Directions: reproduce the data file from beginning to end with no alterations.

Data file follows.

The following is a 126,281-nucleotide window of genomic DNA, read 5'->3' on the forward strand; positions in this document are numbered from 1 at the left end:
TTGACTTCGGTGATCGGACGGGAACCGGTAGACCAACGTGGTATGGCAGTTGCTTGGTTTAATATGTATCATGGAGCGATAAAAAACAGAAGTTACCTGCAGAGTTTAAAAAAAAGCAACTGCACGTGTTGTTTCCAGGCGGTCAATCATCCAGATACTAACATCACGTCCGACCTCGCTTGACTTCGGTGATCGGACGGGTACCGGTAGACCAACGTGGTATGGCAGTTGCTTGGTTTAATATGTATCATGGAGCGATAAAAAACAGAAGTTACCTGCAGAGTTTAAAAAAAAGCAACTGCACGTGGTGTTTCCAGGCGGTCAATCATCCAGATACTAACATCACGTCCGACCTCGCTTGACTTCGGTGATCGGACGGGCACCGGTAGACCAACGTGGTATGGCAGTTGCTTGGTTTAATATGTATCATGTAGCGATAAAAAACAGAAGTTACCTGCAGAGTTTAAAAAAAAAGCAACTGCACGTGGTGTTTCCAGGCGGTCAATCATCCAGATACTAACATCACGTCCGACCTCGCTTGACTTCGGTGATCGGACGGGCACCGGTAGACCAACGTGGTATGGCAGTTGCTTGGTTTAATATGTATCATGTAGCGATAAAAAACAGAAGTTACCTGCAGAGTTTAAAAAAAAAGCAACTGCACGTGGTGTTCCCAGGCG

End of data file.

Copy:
The following is a 126,281-nucleotide window of genomic DNA, read 5'->3' on the forward strand; positions in this document are numbered from 1 at the left end:
TTGACTTCGGTGATCGGACGGGAACCGGTAGACCAACGTGGTATGGCAGTTGCTTGGTTTAATATGTATCATGGAGCGATAAAAAACAGAAGTTACCTGCAGAGTTTAAAAAAAAGCAACTGCACGTGTTGTTTCCAGGCGGTCAATCATCCAGATACTAACATCACGTCCGACCTCGCTTGACTTCGGTGATCGGACGGGTACCGGTAGACCAACGTGGTATGGCAGTTGCTTGGTTTAATATGTATCATGGAGCGATAAAAAACAGAAGTTACCTGCAGAGTTTAAAAAAAAGCAACTGCACGTGGTGTTTCCAGGCGGTCAATCATCCAGATACTAACATCACGTCCGACCTCGCTTGACTTCGGTGATCGGACGGGCACCGGTAGACCAACGTGGTATGGCAGTTGCTTGGTTTAATATGTATCATGTAGCGATAAAAAACAGAAGTTACCTGCAGAGTTTAAAAAAAAAGCAACTGCACGTGGTGTTTCCAGGCGGTCAATCATCCAGATACTAACATCACGTCCGACCTCGCTTGACTTCGGTGATCGGACGGGCACCGGTAGACCAACGTGGTATGGCAGTTGCTTGGTTTAATATGTATCATGTAGCGATAAAAAACAGAAGTTACCTGCAGAGTTTAAAAAAAAAGCAACTGCACGTGGTGTTCCCAGGCG